Friday, October 23, 2009

Design Icons at the Council on Tall Buildings and Urban Habitat


by Prof. Jose Torero


As a Fire Safety Engineer, or someone who pretends to be one, I have many times complained that we work in a field that needs “Design Icons.” We have our icons in Fire Dynamics (H. Emmons, D. Drysdale, P. Thomas, J. Quintiere, etc.), we have our educational icons (J. Bryan, D. Lucht, D. Rasbash, etc.), we have our professional icons (B. Williamson, B. Nelson, etc.) and we have our design icon, Margaret Law. I unfortunately cannot think of any other design icon. I have enjoyed the immense pleasure of meeting or working with all of them but Prof. Rasbash, nevertheless I have always felt a professional void when it relates to design icons.

Today at the CTBUH 2009 Conference, I had a wonderful experience that made me feel humble and made me hope that one day our field will grow to be able to celebrate the achievements of three generations of design icons. I sat through presentations about structural design by Leslie Robertson, Charles de Benedittis, Gilberto doValle, Shankar Nair, Ron Klemencic and David Scott finishing with a presentation by Architect John Portman about architecture and structural design.



It was an afternoon that gave me something to think and forced me to reflect on the profession I chose. I have to admit that I felt envious of structural engineers but happy that we have a bright future ahead of us. It is in our hands to fill our profession with design icons, isn’t that a great privilege?

 


Wednesday, October 21, 2009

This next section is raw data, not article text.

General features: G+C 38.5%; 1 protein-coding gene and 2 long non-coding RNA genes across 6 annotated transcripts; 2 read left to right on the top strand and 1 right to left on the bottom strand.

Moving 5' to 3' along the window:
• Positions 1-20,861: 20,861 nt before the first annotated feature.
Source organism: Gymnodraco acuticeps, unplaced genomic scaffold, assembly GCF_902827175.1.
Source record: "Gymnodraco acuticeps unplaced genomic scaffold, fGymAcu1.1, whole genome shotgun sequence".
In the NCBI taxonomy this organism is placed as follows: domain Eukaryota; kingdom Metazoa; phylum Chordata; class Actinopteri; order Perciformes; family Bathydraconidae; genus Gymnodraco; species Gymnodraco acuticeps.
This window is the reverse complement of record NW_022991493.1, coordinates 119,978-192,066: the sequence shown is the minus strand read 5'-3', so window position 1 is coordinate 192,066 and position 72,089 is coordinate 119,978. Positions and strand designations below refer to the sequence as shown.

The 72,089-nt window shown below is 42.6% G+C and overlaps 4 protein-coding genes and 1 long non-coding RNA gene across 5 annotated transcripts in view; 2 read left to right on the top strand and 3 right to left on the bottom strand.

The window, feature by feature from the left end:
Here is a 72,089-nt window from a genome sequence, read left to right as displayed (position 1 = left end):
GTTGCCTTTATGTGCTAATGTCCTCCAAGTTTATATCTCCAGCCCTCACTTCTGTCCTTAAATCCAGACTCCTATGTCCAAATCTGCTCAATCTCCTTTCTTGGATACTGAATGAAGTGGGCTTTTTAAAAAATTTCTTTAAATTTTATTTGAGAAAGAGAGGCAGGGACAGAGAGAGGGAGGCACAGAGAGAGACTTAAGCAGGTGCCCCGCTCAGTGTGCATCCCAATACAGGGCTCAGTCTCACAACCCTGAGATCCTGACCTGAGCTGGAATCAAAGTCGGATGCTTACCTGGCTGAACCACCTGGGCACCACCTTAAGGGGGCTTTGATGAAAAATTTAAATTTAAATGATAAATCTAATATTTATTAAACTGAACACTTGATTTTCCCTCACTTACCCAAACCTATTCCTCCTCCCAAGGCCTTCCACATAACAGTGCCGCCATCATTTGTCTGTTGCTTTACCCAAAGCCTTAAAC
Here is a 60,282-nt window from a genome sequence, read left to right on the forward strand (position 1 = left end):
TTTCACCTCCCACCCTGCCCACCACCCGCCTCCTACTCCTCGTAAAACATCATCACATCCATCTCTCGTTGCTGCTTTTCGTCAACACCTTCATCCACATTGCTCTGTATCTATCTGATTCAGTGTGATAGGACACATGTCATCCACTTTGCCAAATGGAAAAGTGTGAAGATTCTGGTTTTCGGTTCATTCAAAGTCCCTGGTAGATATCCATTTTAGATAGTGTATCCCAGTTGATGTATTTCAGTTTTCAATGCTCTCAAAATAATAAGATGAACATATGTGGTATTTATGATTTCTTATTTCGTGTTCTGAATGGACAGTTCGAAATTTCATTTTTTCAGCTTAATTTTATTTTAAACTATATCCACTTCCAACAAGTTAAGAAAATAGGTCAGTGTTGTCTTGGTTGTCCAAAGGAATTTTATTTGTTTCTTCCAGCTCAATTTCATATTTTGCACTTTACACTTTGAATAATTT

Congratulations for winning the 2009 Lord Ezra Award in combustion



Congratulations to the STAR team for receiving the 15th Lord Ezra Award for their innovative combustion technology to treat industrial soil pollution.







The award was given on 8th October 2009 during a lunch at the House of Lords, Westminster, by the UK Combustion Engineering Association for "outstanding achievement in the study of combustion engineering". The lunch was hosted by Lord Howie of Troon, Civil Engineer and MP.


The preceding David Gunn Memorial Lecture ‘Sugar the Energy Bill’ (Energy Efficiency at British Sugar) was presented by Paul Gardiner of British Sugar & Combined Heat & Power Association.


NOTE: this is the second Erza Award that goes to Edinburgh; Valentina Cvoro won the 2003 Derek Ezra Award.

---

History of the Lord Ezra Award.


The invitation to the Award Ceremony contained the following description of the award:

Lord Ezra was very keen that CEA should continue to support the industry through education and training. He wanted to add his own
personal support and commitment to that end by offering a prize to encourage new entrants to the industry and new innovation where possible. Thus, in 1995, the Lord Ezra Award was initiated and presented each year. By way of further encouragement and
equitability, the Award is open to a large field and entrants are asked to submit competitively based schemes in order to actually win the award. The meritorious entrant or entrants receive the Award every October in the House of Lords.

Combustion Engineering Association, on behalf of Lord Ezra, is proud to present the Award and invites entries from a person or group of persons in combustion engineering who have created or facilitated a benefit to that industry, especially through a new, innovative or novel nature.

Entry for the Award is by nomination and may only be made by Combustion Engineering Association Members. The award is not restricted to one student or person only but can be to a team, group or department for example, providing the members fulfil the entry criterion.

CEA is especially keen to receive applications from students, graduates or trainees new to the industry. The project entry should of course be concerned with combustion, combustion engineering and related fields.